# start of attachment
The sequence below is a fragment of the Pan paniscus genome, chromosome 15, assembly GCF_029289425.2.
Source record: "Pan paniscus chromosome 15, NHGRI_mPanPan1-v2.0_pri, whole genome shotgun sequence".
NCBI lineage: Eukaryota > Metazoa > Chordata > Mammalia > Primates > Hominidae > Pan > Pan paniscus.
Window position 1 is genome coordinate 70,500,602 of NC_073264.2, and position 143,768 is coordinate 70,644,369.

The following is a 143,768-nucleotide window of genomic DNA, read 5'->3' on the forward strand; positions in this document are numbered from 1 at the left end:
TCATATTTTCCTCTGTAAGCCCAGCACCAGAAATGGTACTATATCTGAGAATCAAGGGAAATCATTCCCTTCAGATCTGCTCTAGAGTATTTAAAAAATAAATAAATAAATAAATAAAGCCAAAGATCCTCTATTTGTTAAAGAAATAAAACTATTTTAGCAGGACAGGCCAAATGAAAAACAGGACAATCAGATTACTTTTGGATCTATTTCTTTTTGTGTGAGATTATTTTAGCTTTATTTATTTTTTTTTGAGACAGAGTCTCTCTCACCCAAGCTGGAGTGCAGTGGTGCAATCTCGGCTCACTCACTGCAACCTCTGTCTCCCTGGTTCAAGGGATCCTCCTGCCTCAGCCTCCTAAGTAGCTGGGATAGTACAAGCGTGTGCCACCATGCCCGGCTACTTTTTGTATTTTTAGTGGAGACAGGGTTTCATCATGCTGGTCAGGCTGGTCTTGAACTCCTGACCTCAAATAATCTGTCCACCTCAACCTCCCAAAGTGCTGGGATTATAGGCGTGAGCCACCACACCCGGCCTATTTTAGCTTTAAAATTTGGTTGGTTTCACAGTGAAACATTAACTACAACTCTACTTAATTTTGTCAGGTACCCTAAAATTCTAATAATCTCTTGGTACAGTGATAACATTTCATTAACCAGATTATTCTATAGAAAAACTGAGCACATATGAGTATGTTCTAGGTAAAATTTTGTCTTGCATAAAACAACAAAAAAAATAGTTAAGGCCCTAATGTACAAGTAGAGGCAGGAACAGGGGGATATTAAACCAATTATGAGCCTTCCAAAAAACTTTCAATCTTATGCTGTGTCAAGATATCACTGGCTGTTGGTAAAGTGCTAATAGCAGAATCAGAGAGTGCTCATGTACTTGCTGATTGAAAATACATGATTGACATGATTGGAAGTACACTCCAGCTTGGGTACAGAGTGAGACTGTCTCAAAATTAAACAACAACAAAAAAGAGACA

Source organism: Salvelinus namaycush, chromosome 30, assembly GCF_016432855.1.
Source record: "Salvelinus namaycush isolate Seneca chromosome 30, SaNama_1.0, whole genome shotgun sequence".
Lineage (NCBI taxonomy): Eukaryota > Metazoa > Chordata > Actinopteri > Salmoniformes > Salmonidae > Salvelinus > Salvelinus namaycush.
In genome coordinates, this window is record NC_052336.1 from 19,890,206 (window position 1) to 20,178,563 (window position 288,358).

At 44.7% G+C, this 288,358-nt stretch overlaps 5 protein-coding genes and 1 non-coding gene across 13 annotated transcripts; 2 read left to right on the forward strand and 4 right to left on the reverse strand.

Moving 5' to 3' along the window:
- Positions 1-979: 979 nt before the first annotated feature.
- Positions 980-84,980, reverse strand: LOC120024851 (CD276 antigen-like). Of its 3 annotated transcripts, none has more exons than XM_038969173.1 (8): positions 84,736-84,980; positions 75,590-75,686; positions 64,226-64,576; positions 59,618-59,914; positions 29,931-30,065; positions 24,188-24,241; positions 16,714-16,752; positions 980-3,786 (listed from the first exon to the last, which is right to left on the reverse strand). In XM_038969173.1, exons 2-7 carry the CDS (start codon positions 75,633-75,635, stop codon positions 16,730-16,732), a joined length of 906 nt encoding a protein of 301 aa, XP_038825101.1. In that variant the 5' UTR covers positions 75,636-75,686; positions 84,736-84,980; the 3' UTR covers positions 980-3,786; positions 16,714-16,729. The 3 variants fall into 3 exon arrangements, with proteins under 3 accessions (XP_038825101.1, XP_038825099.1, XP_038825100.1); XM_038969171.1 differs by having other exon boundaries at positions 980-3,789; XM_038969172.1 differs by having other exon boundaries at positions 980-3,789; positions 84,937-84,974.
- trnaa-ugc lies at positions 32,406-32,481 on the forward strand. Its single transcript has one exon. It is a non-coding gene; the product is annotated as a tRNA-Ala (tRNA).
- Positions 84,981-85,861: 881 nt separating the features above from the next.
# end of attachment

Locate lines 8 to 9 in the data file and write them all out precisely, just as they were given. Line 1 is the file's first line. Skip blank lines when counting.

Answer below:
Source record: "Salvelinus namaycush isolate Seneca chromosome 30, SaNama_1.0, whole genome shotgun sequence".
Lineage (NCBI taxonomy): Eukaryota > Metazoa > Chordata > Actinopteri > Salmoniformes > Salmonidae > Salvelinus > Salvelinus namaycush.